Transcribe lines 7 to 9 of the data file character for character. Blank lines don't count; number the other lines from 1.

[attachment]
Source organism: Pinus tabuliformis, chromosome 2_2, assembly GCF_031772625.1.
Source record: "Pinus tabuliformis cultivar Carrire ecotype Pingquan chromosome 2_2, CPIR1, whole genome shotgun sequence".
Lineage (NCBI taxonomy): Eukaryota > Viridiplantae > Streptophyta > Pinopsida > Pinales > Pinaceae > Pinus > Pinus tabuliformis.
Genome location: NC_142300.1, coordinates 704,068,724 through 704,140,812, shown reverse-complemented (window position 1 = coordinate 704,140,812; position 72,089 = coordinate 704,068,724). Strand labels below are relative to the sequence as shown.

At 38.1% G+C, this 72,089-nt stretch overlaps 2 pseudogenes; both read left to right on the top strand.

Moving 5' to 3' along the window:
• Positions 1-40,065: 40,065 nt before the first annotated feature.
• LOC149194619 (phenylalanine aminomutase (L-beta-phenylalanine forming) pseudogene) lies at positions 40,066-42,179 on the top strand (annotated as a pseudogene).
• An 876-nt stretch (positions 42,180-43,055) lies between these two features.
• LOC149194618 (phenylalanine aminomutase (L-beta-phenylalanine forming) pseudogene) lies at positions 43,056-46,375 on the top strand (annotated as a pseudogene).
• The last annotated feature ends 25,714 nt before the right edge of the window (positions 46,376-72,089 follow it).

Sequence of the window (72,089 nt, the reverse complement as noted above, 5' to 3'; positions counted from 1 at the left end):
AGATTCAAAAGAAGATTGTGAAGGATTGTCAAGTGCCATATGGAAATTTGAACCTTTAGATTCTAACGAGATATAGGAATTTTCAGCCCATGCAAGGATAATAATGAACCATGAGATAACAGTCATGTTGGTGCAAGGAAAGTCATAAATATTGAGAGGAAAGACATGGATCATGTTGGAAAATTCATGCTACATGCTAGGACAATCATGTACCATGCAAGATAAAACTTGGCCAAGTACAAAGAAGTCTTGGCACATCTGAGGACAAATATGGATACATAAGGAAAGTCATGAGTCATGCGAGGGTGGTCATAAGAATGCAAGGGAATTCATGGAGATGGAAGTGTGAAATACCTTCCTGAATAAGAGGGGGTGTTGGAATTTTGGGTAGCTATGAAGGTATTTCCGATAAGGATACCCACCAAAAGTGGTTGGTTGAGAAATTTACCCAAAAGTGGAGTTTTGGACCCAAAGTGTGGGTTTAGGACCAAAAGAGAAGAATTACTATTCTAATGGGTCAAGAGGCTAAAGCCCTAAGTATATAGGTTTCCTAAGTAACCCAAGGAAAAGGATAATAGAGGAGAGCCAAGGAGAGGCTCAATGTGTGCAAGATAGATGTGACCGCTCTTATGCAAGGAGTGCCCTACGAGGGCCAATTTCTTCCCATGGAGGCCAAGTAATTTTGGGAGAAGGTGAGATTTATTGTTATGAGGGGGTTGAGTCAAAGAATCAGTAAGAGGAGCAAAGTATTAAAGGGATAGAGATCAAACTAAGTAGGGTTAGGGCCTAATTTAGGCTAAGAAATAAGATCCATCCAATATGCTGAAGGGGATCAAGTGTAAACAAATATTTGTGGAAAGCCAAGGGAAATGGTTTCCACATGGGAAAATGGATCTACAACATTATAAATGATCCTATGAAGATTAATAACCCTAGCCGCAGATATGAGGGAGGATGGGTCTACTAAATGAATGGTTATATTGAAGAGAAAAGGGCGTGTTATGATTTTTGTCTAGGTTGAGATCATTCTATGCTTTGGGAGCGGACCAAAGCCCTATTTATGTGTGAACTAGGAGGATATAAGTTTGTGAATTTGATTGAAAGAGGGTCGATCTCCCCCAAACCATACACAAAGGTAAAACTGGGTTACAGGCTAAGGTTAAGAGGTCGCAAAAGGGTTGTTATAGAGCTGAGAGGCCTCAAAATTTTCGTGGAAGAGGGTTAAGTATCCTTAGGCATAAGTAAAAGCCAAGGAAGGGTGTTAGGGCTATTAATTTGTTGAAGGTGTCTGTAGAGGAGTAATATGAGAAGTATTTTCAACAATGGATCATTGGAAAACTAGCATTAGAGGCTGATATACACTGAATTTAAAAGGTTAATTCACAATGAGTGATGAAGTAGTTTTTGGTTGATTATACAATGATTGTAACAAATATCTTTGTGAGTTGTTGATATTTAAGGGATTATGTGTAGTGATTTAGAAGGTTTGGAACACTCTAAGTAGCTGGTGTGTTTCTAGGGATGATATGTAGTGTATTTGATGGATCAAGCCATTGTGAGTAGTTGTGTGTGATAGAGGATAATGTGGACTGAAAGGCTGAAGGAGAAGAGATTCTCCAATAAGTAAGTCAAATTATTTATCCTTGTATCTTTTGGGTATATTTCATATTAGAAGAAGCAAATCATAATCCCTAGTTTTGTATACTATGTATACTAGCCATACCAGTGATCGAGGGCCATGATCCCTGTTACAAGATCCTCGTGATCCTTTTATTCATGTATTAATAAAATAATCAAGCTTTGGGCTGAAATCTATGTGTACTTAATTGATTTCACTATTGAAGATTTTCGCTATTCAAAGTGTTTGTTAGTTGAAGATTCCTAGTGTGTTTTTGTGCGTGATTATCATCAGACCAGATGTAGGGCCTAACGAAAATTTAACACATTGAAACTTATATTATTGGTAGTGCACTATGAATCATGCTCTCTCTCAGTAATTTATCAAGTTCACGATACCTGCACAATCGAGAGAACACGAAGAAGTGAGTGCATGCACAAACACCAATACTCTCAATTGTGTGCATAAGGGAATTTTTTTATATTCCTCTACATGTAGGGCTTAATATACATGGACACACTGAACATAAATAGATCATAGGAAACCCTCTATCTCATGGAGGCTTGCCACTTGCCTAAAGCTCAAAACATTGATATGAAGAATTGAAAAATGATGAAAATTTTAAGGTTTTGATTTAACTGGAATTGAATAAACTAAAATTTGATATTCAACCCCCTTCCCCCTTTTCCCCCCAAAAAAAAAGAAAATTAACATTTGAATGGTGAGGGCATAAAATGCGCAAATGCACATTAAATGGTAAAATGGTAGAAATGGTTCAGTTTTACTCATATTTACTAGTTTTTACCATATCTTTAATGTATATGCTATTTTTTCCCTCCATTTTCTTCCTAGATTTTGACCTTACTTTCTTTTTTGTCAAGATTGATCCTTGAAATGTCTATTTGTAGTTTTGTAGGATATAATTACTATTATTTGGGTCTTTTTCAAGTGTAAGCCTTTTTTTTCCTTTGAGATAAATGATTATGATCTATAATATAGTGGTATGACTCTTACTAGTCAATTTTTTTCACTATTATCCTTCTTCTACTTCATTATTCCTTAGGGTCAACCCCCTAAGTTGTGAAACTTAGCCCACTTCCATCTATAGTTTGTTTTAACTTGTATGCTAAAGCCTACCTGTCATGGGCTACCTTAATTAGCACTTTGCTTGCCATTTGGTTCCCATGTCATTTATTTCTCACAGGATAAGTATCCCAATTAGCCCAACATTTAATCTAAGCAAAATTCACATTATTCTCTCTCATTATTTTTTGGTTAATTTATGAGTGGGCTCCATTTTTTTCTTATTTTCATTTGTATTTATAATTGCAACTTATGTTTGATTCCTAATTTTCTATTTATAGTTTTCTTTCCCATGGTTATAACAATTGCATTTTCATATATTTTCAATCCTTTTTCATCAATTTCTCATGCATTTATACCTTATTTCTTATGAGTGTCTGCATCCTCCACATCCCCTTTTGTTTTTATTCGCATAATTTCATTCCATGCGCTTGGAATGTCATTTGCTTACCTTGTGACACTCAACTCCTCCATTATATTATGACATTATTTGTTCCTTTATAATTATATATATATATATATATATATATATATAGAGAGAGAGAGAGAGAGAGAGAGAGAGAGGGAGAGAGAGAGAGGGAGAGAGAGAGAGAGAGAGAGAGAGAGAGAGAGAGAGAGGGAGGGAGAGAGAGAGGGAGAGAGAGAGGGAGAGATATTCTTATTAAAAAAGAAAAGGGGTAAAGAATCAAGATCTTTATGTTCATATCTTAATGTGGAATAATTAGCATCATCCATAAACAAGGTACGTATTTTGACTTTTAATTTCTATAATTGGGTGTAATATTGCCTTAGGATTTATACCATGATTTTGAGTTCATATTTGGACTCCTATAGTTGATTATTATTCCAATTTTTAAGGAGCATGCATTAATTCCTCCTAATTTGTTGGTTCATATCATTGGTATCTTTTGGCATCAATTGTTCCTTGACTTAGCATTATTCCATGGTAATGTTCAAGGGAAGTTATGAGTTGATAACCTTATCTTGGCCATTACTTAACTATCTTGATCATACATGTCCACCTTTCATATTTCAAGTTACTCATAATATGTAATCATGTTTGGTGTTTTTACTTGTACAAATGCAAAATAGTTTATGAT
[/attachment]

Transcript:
• Positions 1-40,065: 40,065 nt before the first annotated feature.
• LOC149194619 (phenylalanine aminomutase (L-beta-phenylalanine forming) pseudogene) lies at positions 40,066-42,179 on the top strand (annotated as a pseudogene).
• An 876-nt stretch (positions 42,180-43,055) lies between these two features.